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by Lei Landicho
Here is a film that will end the infidelity epidemic in cinemas. Any movie, post-Etiquette, that will mention the words, ‘affair,’ ‘other woman,’ or ‘mistress’ would be considered null and void. Etiquette for Mistresses does not deny that movie productions have abrasively fed us up with stories on adultery and unfaithfulness; rather, it embraces the idea, banks on it, and flaunts the many differing perspectives of being a woman at the backyard of a matrimonial home.
Etiquette for Mistresses follows the lives of four strong and successful women. They are the typical Chanel-toting, champagne-sipping ladies of the upper class. One is a litigant, the other is a restaurateur. One owns a mansion of gold, the other lavishly spends gold in bars and parties. Together, they form an intimate circle of friendship bounded by explicit rules and built on a precarious common ground: being a mistress.
The film’s premise is scandalous at best, considering that it is set in a divorce-less, bible-mongering country. However, it is also not that surprisingly unique as infidelity stories have already swarmed the silver screen since 2008 until today. Etiquette tried to reconcile these paradoxical realities and came up with a meaningful presentation of a mistress, one that previous films have failed to show.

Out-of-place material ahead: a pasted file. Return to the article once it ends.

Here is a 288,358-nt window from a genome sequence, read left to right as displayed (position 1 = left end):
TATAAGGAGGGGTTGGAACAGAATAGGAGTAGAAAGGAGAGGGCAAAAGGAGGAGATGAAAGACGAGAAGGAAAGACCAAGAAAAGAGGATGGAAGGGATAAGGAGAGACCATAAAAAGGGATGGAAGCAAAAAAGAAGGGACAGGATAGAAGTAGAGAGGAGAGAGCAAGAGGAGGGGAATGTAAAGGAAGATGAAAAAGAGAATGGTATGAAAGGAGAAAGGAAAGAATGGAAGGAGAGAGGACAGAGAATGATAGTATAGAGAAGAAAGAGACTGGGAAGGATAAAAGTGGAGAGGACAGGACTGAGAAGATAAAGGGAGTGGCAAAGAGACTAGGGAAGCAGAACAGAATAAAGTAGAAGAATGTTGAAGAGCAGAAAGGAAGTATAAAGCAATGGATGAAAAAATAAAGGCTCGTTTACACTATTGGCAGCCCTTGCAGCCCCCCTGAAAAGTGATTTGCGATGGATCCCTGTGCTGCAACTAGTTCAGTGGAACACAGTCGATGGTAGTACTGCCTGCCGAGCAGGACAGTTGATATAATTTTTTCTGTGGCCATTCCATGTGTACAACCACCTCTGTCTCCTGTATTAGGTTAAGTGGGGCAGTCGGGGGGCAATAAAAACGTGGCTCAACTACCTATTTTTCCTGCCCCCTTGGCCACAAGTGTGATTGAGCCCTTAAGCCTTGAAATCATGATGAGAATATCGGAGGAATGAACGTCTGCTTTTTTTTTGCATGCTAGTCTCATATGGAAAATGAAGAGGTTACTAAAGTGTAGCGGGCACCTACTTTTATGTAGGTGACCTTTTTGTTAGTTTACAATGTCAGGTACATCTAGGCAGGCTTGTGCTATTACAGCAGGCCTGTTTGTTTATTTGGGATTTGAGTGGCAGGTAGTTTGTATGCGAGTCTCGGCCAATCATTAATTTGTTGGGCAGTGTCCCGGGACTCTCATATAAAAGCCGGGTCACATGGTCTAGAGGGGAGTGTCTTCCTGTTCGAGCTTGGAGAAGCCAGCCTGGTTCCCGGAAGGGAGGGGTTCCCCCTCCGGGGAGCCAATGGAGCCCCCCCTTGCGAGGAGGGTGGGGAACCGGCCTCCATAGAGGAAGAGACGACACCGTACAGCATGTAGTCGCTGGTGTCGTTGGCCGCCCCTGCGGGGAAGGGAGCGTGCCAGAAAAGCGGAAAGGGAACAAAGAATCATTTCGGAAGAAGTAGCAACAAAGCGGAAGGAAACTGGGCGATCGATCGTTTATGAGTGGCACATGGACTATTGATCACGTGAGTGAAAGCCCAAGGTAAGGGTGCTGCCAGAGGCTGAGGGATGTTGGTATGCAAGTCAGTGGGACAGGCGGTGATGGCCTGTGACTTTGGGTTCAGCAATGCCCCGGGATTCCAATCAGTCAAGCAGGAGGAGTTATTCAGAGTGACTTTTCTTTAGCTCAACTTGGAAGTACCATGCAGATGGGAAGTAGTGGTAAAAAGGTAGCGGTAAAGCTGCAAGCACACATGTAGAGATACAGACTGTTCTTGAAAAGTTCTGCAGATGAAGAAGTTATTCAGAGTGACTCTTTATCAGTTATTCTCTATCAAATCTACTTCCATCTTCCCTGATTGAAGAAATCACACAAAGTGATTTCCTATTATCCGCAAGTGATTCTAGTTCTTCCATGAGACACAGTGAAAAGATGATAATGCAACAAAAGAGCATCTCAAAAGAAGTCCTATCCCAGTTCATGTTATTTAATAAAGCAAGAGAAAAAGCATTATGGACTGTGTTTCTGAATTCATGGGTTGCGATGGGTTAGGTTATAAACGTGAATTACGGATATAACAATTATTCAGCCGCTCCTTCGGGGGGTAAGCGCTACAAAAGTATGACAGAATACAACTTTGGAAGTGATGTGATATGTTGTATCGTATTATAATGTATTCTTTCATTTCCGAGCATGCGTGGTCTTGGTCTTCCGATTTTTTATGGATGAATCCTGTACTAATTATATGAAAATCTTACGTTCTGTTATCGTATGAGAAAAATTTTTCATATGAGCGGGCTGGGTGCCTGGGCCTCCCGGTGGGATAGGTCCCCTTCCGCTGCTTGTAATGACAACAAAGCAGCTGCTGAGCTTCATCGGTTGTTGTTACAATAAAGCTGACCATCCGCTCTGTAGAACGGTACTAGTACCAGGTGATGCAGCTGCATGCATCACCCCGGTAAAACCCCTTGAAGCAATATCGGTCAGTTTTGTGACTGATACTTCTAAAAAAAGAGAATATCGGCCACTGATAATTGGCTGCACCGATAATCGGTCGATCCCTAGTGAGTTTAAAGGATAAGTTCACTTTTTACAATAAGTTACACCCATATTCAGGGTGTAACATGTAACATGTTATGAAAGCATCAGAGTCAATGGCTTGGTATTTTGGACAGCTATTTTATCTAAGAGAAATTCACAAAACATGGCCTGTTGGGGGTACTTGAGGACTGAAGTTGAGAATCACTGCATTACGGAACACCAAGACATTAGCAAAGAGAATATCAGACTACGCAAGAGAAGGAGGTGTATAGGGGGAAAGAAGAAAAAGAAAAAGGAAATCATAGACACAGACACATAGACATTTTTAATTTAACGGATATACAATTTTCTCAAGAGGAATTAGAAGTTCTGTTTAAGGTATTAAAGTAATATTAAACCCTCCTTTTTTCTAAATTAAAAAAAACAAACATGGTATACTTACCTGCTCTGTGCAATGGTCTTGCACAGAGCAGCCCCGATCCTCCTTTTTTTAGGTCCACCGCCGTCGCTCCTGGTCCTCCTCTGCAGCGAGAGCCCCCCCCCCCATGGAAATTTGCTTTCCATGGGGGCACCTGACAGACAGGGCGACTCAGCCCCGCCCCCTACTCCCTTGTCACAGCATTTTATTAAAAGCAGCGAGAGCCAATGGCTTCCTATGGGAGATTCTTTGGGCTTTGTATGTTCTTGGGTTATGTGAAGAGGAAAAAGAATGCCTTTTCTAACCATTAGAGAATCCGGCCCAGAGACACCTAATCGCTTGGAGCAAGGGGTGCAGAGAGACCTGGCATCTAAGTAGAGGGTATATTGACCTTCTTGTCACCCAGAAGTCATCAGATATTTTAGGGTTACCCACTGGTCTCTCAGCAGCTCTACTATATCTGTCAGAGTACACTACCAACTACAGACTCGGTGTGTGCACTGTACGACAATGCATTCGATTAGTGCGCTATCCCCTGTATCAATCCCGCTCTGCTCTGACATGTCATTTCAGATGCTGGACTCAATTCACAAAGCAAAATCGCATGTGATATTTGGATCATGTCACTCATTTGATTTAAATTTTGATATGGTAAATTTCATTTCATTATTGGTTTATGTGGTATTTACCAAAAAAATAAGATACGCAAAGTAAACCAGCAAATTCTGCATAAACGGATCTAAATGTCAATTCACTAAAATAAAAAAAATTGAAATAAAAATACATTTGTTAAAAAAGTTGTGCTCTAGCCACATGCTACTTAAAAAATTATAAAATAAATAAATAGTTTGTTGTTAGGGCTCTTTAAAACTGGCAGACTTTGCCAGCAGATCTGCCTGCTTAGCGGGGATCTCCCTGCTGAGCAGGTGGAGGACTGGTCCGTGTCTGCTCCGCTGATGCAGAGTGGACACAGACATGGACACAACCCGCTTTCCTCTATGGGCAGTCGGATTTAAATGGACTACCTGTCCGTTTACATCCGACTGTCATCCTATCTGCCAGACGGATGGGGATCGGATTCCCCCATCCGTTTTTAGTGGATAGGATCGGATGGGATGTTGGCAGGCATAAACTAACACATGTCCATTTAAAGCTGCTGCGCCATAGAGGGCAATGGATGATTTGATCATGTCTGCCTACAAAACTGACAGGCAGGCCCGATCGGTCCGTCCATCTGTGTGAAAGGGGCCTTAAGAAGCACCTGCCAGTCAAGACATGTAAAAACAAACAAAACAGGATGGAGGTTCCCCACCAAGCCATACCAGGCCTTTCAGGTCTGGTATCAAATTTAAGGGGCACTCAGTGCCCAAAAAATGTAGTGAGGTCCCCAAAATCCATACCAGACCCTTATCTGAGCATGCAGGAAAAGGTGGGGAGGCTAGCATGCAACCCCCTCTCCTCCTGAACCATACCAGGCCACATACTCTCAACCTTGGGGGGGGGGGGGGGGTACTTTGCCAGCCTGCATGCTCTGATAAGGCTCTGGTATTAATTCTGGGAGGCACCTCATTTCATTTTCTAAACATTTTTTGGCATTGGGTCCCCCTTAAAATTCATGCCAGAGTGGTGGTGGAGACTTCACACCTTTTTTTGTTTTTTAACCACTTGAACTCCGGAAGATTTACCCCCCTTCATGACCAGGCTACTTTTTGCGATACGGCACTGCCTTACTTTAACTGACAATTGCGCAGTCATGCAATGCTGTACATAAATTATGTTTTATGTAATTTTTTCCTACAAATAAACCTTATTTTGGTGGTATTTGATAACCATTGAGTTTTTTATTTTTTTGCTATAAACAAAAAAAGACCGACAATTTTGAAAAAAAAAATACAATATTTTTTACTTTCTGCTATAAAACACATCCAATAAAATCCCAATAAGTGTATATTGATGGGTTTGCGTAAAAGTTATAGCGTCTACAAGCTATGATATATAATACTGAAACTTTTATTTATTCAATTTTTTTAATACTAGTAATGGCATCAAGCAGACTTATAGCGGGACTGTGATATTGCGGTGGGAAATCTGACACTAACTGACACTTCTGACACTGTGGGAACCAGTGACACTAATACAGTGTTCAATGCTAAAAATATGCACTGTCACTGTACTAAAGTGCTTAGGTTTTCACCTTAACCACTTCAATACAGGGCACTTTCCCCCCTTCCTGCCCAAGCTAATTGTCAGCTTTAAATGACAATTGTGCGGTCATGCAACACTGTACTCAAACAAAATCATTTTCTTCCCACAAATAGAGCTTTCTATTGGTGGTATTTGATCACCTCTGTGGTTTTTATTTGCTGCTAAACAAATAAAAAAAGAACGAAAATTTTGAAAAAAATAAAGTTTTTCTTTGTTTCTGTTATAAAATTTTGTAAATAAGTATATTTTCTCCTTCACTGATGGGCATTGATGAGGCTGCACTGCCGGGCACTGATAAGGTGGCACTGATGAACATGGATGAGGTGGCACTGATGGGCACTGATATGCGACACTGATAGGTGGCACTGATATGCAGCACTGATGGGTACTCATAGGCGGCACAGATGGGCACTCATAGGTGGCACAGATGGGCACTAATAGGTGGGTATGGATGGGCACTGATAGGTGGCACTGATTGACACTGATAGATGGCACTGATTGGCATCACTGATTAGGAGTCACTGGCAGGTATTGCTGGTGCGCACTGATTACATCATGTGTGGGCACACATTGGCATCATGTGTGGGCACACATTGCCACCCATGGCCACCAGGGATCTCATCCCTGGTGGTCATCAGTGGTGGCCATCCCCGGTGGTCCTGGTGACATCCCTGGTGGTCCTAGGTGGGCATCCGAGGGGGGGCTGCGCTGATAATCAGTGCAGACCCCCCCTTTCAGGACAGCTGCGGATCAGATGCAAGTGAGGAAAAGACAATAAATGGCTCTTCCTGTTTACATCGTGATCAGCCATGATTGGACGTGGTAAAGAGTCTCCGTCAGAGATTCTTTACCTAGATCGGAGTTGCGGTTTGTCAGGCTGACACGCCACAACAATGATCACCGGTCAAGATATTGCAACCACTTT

Infidelity, as Etiquette teaches, is not just an issue of lust and sex. In fact, this might be the first of the infidelity films that did not show skin. Though it does not glorify mistresses, the film digs deep and gives an explanation on why mistresses do what they do. It even goes deeper into surfacing the marital woes that couples face and the role that divorce could have played therein.
The film is certain that it would generate a mix reception from the audience. Feminists will have a lengthy debate on whether the movie subscribes to feminist values or not. Is being a mistress the bane of the feminist movement? Are they traitors to their own cause? Or, is being a mistress a product of her right and freedom to choose what to think and do? Isn’t that what feminism fights for?
With the reality that women are seen and represented as objects or secondary characters in movies, shows, and advertisements, Etiquette for Mistresses does not just shift the attention to women, it also gives them the avenue to think, speak, and act for themselves.
It is no surprise to read the concepts of gender and representation in the pages of academic books and scholarly manuscripts. But to see gender discourses in a mainstream film is wanting and badly needed. Etiquette for Mistresses bravely delivers the debate on gender and power relations to the fore. It shows us that feminists can come from the unlikeliest of places.